• Involved in bone formation and maintains bone density and strength
• Supports lung health
• Keeps your sinuses clear and eyes comfortable during spring, summer, and fall
• Promotes hair growth
• Maintains kidney health
• Helps kids grow taller
• Supports a healthy pregnancy
• Balances women’s hormones and leads to healthy ovarian and uterine function
• Promotes liver health
• Keeps the gums and mouth healthy
• Maintains the health of the ears
What Is The Best Type of Zinc?
Zinc is so important for so many different areas of health that taking a zinc supplement can promote optimal wellness. It can support the health of the ears, eyes, heart, mouth, lungs, immune system, sinuses, kidneys, brain, bones, and more. What is the best type of zinc supplement? Zinc gummies are an ideal choice. They coat the throat and mouth with healthy levels of this mineral. Plus, the zinc in the gummies is easily absorbed. And they’re a great option for people who don’t like to swallow pills. But whatever form you choose, zinc is truly a multi-talented mineral that can lead to improved health and well-being.
1. Zinc: Fact Sheet for Consumers. https://ods.od.nih.gov/factsheets/Zinc-Health%20Professional/#en72.Updated March 26, 2021. Accessed May 21, 2021.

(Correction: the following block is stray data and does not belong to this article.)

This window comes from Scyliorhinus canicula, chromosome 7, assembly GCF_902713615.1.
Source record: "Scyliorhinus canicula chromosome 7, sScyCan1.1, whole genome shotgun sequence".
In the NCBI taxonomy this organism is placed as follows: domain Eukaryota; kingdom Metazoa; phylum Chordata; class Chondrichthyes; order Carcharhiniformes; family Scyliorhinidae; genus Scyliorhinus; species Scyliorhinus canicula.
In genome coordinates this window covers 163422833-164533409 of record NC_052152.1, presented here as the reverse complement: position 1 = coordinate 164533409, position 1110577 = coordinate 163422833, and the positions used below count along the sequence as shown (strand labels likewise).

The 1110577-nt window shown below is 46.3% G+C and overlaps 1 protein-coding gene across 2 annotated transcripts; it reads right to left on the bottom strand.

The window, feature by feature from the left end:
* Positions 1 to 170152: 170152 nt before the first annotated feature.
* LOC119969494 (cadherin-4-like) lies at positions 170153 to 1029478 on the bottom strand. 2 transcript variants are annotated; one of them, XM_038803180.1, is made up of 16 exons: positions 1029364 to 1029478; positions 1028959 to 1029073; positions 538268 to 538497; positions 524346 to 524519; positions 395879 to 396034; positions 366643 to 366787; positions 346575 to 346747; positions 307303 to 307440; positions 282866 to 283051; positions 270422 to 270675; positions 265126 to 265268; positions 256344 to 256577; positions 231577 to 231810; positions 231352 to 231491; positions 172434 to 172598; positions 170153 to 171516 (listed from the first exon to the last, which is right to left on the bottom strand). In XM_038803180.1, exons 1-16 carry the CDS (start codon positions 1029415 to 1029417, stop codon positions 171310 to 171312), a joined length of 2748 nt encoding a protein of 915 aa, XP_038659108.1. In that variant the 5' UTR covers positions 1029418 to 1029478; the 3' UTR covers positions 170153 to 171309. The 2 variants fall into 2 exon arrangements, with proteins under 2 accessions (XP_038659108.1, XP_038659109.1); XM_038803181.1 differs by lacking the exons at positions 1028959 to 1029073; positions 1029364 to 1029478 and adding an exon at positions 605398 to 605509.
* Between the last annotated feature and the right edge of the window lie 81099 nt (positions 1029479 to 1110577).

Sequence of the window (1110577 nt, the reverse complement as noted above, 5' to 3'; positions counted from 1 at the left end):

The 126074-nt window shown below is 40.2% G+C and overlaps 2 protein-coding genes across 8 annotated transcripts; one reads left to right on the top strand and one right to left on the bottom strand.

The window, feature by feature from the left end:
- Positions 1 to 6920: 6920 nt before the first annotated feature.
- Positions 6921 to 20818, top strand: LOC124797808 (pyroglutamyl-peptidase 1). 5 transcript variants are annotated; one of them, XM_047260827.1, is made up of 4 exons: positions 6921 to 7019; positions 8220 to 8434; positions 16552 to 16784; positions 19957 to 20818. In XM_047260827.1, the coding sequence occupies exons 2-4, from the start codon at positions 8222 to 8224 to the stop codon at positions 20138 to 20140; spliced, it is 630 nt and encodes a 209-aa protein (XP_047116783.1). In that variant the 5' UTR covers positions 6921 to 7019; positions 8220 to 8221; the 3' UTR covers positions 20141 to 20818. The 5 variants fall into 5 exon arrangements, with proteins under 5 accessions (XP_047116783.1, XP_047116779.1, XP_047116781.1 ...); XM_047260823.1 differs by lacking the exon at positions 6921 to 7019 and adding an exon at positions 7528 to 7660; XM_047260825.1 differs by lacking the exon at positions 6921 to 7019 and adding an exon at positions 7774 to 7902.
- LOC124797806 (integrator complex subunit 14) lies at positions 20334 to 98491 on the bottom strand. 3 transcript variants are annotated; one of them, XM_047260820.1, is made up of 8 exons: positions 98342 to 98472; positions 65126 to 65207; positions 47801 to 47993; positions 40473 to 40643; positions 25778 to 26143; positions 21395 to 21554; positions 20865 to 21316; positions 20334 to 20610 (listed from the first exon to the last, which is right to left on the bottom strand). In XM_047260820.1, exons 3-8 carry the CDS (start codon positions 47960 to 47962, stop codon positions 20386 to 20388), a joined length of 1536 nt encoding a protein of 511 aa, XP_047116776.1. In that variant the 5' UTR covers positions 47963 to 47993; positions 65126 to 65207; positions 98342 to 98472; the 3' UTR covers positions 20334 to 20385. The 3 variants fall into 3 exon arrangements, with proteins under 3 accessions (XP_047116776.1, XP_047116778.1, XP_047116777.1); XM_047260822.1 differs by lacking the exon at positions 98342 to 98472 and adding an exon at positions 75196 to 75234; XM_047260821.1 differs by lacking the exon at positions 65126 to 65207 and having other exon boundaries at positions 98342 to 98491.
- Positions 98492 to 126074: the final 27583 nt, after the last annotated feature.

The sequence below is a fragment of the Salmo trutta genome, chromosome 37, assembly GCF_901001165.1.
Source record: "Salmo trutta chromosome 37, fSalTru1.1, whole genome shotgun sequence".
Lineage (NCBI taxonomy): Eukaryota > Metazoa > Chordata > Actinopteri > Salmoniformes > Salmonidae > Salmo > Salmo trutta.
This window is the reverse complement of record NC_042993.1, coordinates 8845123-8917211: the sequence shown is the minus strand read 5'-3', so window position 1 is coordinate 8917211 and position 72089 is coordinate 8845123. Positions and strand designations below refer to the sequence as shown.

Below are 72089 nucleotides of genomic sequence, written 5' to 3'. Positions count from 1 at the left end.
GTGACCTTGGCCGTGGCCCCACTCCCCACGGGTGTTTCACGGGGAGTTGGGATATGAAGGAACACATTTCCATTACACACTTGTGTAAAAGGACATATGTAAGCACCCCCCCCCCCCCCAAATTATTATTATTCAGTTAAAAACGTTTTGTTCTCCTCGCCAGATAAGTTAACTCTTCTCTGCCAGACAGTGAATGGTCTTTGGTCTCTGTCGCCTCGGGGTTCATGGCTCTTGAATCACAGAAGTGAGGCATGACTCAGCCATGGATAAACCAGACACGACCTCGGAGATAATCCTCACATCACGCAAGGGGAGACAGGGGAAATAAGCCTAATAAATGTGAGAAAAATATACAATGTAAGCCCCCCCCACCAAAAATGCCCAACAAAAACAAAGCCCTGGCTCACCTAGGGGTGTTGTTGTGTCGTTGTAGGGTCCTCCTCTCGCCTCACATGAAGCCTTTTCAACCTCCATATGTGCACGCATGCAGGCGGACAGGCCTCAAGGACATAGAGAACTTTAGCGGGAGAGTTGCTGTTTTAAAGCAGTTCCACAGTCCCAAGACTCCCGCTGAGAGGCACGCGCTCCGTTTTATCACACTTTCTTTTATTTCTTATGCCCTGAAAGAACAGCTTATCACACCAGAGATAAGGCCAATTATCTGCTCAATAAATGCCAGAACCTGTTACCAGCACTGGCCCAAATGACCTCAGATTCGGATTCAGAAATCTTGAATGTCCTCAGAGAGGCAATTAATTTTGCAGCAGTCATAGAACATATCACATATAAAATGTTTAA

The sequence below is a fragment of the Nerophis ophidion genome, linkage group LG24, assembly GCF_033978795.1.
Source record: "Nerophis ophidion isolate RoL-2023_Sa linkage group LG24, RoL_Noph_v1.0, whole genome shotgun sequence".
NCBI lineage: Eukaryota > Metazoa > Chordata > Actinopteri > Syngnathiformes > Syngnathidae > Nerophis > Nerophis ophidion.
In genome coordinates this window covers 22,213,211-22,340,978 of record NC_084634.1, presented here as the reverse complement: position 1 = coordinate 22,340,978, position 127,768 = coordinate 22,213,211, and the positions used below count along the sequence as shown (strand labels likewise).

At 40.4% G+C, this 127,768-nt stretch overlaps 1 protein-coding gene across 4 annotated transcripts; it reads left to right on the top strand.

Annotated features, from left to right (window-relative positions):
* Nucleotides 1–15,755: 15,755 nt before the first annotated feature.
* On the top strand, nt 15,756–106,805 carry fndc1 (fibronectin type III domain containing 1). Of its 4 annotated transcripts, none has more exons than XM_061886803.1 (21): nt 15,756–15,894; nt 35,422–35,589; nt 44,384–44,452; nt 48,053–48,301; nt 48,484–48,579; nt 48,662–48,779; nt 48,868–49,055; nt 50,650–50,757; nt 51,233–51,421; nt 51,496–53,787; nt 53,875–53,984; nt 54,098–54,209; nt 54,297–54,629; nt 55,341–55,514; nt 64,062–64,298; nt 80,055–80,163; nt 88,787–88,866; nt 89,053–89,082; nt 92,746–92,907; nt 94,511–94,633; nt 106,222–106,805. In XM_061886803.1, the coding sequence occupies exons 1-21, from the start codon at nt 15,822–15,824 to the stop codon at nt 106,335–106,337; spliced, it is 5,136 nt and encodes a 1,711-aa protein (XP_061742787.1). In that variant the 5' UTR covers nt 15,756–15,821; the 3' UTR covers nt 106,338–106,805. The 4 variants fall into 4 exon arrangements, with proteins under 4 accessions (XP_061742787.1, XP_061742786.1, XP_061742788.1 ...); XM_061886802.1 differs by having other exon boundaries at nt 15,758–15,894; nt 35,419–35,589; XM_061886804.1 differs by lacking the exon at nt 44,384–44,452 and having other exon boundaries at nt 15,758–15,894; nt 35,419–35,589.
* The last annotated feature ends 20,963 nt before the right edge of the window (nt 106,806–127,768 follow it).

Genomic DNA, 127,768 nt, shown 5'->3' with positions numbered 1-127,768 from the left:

2. Deans E. Zinc: An Antidepressant. Psychology Today.https://www.psychologytoday.com/us/blog/evolutionary-psychiatry/201309/zinc-antidepressant.Published 2013. Accessed May 21, 2021.
3. Wood RJ, Zheng JJ. High dietary calcium intakes reduce zinc absorption and balance in humans. Am JClin Nutr. 1997;65(6):1803-1809.
4. Ibs KH, Rink L. Zinc-altered immune function. J Nutr. 2003;133(5 Suppl 1):1452s-1456s.
5. Hemilä H. Zinc lozenges and the common cold: a meta-analysis comparing zinc acetate and zinc gluconate, and the role of zinc dosage. JRSM Open. 2017;8(5):2054270417694291.
6. Singh M, Das RR. Zinc for the common cold. Cochrane Database Syst Rev. 2013(6):Cd001364.
7. Hulisz D. Efficacy of zinc against common cold viruses: an overview. J Am Pharm Assoc (2003). 2004;44(5):594-603.